Anyway, that is about all for now. Commence Celebration.

Wednesday, June 13, 2007

I'm...in love?
I like to think they said it because they want me to stay, because they are going to miss me, but are too young to put those feelings into meaningful words, made harder still by the fact that anything too meaningful in German and you run the risk that I won’t truly appreciate it, at least not for all it is worth. I like to think that, but I suppose I am also feeling a bit sentimental. Not sentimental enough, however, to be enjoying this ‘nasty heat’ as the weather has been described recently, without any air-conditioning. Anyway, I suppose I should take a few steps back into the ‘Vergangenheit’ (that is the past, and it is a fancy word that I don’t get to use all that often) and tell you what they said, and who these ‘they’ people are in the first place.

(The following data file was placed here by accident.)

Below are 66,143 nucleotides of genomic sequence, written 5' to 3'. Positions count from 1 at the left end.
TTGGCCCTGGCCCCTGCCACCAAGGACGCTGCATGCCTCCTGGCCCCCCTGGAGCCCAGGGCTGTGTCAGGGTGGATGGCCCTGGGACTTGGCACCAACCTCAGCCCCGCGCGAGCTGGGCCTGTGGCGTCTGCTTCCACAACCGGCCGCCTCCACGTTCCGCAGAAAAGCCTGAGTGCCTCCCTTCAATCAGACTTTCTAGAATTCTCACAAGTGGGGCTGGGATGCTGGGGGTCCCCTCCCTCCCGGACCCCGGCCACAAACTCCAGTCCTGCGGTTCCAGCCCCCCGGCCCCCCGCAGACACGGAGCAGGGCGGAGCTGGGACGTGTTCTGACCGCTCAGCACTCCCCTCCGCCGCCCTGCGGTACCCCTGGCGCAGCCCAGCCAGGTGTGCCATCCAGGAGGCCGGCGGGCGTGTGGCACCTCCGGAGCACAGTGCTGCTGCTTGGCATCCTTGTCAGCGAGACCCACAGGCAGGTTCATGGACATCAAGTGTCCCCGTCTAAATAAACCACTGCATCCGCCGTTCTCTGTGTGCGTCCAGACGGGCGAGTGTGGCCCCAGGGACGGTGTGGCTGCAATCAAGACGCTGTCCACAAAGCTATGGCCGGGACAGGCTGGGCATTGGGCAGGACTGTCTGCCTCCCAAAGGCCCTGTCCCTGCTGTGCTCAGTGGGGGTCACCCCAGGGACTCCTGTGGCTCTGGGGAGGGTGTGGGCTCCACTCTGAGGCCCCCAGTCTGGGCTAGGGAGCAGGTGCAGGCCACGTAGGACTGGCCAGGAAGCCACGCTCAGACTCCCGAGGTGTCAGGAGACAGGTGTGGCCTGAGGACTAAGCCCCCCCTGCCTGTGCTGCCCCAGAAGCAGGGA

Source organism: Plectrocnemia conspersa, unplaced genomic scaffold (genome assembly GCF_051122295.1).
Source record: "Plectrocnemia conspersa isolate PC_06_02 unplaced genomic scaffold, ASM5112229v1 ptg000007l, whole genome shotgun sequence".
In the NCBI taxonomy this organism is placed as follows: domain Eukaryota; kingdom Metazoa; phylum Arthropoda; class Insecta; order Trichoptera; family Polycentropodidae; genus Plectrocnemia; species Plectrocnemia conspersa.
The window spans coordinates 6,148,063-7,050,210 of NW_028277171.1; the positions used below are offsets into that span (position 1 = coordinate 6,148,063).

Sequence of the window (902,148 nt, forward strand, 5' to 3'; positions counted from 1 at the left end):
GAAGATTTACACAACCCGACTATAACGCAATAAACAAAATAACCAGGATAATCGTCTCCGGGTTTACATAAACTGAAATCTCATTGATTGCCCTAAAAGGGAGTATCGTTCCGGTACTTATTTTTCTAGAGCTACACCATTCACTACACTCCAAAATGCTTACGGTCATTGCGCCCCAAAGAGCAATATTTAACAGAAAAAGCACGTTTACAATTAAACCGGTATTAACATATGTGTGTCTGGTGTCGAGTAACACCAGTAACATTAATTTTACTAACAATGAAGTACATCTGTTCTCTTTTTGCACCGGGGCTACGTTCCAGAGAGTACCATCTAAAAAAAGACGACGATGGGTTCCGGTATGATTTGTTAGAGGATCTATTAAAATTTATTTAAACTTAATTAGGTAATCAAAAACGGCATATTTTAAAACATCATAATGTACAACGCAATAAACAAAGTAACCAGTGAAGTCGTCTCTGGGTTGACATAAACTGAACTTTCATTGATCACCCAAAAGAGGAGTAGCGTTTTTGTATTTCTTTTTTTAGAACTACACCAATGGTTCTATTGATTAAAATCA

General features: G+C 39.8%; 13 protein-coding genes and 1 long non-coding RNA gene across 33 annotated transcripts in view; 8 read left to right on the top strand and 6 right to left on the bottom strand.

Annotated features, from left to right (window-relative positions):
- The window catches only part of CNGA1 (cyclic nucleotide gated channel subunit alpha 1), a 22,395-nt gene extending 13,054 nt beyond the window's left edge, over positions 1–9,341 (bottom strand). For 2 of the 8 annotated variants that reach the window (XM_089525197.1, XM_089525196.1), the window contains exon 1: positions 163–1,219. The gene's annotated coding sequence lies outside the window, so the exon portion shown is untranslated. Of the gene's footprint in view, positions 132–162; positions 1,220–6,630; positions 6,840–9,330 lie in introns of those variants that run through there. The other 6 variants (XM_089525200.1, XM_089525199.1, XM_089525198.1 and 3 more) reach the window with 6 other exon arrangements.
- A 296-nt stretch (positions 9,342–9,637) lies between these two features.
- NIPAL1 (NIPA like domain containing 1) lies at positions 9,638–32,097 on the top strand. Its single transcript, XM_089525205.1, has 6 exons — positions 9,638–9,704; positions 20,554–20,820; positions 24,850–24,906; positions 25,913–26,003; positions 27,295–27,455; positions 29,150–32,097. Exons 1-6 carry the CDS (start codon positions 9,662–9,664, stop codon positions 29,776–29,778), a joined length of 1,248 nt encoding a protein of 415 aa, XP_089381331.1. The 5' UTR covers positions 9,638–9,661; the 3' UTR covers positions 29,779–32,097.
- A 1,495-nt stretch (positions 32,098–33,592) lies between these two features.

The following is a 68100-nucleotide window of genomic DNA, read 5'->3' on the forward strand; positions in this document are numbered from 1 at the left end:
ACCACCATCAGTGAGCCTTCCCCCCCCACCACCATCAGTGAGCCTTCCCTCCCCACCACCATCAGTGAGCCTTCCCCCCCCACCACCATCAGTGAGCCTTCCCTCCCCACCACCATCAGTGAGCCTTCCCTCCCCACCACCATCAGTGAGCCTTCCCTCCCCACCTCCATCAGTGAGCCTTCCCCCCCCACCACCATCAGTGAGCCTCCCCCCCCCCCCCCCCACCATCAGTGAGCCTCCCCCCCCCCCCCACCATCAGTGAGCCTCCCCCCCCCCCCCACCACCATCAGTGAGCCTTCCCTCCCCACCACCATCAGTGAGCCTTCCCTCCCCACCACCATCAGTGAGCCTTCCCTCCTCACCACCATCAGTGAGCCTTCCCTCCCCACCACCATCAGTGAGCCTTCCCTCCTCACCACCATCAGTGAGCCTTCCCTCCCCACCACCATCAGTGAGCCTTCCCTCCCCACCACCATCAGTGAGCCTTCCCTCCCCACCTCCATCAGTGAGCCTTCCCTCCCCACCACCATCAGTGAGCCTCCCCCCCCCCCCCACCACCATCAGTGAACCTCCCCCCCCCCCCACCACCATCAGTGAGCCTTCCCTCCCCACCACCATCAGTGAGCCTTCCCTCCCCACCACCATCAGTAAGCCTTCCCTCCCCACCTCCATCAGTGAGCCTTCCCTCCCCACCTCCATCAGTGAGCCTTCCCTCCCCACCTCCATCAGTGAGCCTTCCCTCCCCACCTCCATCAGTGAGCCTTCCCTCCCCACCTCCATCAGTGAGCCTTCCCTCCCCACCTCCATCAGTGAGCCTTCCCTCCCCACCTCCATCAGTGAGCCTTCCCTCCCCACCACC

First off, I don’t mean ‘they’ in the general usual sense, as in ‘they told me to do it,’ or ‘that’s what they say.’ I am referring to a few of my students, 1st graders in fact, who I was talking to this afternoon whilst waiting for the bus home. The conversation began with a very strange question, though one that is, for whatever reason, quite popular for children to ask. ‘Are you in love?’ they asked me, it was a small group of two of three of them. In all honesty, the first thing I was wondering about was which one of the many rumours about my elementary school love life they were inquiring about. Explanatorywise, this year I have been presumed to be in love with: either of the English teachers, a few second grade girls, any female friend I’ve mentioned, a fictitious German girl who ‘lives in the area’, and a teenager who goes to our church (though only twice a year). The last one was the weirdest, as I happened to sit next to this girl on one of the Sundays that she came, then one of the old ladies asked me if she was my fiancé. First of all, I don’t have a fiancé, and second of all, the girl was 15, only spoke German, and grew up in the area. ‘Are you in love?’ the children asked again. ‘What do you mean?’ I asked, still not sure what they were implying. ‘Uh! He doesn’t understand,’ they said. ‘I am not in love,’ I assured them. They weren’t buying it, ‘You are too in love, and you’re going to stay here because you never want to leave.’ At this point I realised they were not referring to any of the previous rumours. Though there was still at least half a mystery in their comments. ‘Would you mind telling me with whom I am in love?’ (I interject to say that I doubt my German was quite so impressive, with German using proper grammar is simply normal). Their answer was pretty simple: ‘Someone.’ It was then that I noticed they weren’t making fun of me. As the bus pulled up I started to wonder if what they were really saying was ‘You should stay here, and never go home.’ I wondered if it meant that they would miss me and that they would enjoy my presence in this place a bit longer. Luckily I was saved from all these cheesy thoughts by one of the sixth graders, who decided to take this time to ask me (in English) ‘Hey Keith, are you silly?’ Without taking into account how sixth graders think, I answered ‘No,’ which was immediately followed by ‘Doch,’ which is German for ‘Are too!’ only a little more all purpose, because sixth graders never actually ask questions, they just wait to tell you the right answers. I was then informed that silly meant ‘Dum’ in German, which is the word for ‘Dumb’ or ‘Stupid.’ Nothing snaps you back to reality faster than being made fun of by a sixth grader. Even if it is in jest.